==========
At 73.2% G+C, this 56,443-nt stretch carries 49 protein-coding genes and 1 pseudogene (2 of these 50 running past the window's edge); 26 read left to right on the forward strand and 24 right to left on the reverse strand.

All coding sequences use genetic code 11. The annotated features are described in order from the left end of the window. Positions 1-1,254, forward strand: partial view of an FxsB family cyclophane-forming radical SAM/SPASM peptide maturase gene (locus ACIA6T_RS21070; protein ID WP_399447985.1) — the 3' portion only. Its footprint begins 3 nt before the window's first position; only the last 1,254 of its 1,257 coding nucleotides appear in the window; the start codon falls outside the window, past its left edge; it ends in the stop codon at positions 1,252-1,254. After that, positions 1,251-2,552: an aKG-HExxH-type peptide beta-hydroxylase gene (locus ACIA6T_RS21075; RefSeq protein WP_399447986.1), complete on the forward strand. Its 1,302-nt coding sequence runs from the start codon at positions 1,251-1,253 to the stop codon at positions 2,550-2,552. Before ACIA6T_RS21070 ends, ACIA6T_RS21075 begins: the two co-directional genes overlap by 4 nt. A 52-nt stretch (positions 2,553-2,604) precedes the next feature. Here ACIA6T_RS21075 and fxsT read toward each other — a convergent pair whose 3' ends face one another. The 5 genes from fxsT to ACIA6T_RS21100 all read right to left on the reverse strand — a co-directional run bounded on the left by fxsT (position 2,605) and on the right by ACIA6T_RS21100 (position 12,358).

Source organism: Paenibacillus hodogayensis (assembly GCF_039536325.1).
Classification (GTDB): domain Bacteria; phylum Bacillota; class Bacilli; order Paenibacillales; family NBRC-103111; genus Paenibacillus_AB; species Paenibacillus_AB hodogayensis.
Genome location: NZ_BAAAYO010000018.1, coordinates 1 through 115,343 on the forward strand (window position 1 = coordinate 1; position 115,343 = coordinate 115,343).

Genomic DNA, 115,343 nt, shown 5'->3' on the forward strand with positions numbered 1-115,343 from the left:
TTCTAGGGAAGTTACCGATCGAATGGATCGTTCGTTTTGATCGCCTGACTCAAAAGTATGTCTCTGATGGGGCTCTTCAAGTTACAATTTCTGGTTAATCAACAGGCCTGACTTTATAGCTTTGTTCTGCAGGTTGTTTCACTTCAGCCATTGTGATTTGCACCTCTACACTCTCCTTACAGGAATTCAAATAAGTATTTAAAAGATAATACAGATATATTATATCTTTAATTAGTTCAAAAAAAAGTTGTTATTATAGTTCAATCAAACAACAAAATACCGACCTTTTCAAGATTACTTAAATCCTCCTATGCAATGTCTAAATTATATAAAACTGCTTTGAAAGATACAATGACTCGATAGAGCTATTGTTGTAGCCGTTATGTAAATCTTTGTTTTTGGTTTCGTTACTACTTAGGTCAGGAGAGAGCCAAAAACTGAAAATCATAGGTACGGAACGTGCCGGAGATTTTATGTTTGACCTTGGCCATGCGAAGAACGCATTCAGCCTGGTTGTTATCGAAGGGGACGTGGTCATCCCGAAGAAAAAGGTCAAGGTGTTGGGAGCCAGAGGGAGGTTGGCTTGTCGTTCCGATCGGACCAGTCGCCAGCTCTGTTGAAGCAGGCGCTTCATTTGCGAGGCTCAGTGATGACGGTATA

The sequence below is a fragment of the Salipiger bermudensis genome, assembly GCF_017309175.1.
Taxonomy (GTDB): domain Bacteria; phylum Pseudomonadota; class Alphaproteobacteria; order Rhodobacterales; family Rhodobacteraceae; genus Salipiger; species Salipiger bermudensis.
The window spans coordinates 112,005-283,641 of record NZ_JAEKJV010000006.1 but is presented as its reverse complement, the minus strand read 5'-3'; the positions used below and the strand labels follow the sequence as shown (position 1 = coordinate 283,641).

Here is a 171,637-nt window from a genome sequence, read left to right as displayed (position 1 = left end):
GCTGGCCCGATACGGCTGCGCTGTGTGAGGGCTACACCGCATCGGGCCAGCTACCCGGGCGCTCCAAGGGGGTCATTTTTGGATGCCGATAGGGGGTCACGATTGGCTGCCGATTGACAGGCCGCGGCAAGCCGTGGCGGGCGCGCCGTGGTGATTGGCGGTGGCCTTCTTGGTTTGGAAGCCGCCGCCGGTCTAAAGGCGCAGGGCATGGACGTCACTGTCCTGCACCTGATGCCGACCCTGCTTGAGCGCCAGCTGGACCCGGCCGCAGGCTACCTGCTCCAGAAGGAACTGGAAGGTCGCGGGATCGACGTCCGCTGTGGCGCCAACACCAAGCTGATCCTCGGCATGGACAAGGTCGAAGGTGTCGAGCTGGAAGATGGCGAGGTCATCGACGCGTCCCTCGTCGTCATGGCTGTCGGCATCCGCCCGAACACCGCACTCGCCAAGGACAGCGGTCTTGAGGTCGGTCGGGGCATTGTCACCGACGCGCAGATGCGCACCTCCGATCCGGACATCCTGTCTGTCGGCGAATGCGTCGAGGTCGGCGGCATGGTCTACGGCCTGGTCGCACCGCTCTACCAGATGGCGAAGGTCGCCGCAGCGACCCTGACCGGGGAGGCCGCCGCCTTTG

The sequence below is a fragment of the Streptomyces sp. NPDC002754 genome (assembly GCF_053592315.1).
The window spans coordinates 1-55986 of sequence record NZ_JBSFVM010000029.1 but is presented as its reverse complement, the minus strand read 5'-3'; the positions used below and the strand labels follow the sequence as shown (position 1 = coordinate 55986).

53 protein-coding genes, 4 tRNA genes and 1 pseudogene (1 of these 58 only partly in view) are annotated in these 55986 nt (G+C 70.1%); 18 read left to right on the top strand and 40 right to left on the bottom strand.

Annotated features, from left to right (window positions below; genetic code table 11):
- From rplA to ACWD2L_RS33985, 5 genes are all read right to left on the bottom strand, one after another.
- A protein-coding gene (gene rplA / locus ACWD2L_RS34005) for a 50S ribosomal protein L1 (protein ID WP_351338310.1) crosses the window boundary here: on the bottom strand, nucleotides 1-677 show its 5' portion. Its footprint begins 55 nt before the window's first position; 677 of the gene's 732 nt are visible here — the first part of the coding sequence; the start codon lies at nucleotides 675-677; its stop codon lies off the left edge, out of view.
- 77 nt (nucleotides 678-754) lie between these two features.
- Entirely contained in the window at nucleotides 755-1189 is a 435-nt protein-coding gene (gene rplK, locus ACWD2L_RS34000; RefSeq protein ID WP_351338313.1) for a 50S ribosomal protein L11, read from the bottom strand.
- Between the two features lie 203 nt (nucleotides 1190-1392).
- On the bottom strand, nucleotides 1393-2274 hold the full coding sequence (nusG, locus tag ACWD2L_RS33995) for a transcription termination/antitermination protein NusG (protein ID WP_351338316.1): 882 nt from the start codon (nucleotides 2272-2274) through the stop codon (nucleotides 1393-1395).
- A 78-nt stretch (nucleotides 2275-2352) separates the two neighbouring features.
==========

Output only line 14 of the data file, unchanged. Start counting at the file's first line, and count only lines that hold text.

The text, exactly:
The window spans coordinates 1-55986 of sequence record NZ_JBSFVM010000029.1 but is presented as its reverse complement, the minus strand read 5'-3'; the positions used below and the strand labels follow the sequence as shown (position 1 = coordinate 55986).